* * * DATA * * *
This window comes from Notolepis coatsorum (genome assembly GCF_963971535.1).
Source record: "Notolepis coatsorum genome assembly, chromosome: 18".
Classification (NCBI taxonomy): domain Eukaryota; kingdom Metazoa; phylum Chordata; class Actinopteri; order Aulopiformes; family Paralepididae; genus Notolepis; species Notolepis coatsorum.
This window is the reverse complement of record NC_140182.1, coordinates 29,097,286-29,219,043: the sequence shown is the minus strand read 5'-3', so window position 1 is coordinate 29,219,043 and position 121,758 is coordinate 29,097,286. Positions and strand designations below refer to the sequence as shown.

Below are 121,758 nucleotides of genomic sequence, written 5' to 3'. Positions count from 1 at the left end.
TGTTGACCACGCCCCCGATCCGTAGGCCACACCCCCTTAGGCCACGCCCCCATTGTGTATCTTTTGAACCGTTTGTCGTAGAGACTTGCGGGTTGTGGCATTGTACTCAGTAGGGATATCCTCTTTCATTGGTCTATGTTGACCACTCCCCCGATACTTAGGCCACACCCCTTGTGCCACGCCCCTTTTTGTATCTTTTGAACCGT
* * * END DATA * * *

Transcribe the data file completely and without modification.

This window comes from Notolepis coatsorum (genome assembly GCF_963971535.1).
Source record: "Notolepis coatsorum genome assembly, chromosome: 18".
Classification (NCBI taxonomy): domain Eukaryota; kingdom Metazoa; phylum Chordata; class Actinopteri; order Aulopiformes; family Paralepididae; genus Notolepis; species Notolepis coatsorum.
This window is the reverse complement of record NC_140182.1, coordinates 29,097,286-29,219,043: the sequence shown is the minus strand read 5'-3', so window position 1 is coordinate 29,219,043 and position 121,758 is coordinate 29,097,286. Positions and strand designations below refer to the sequence as shown.

Below are 121,758 nucleotides of genomic sequence, written 5' to 3'. Positions count from 1 at the left end.
TGTTGACCACGCCCCCGATCCGTAGGCCACACCCCCTTAGGCCACGCCCCCATTGTGTATCTTTTGAACCGTTTGTCGTAGAGACTTGCGGGTTGTGGCATTGTACTCAGTAGGGATATCCTCTTTCATTGGTCTATGTTGACCACTCCCCCGATACTTAGGCCACACCCCTTGTGCCACGCCCCTTTTTGTATCTTTTGAACCGT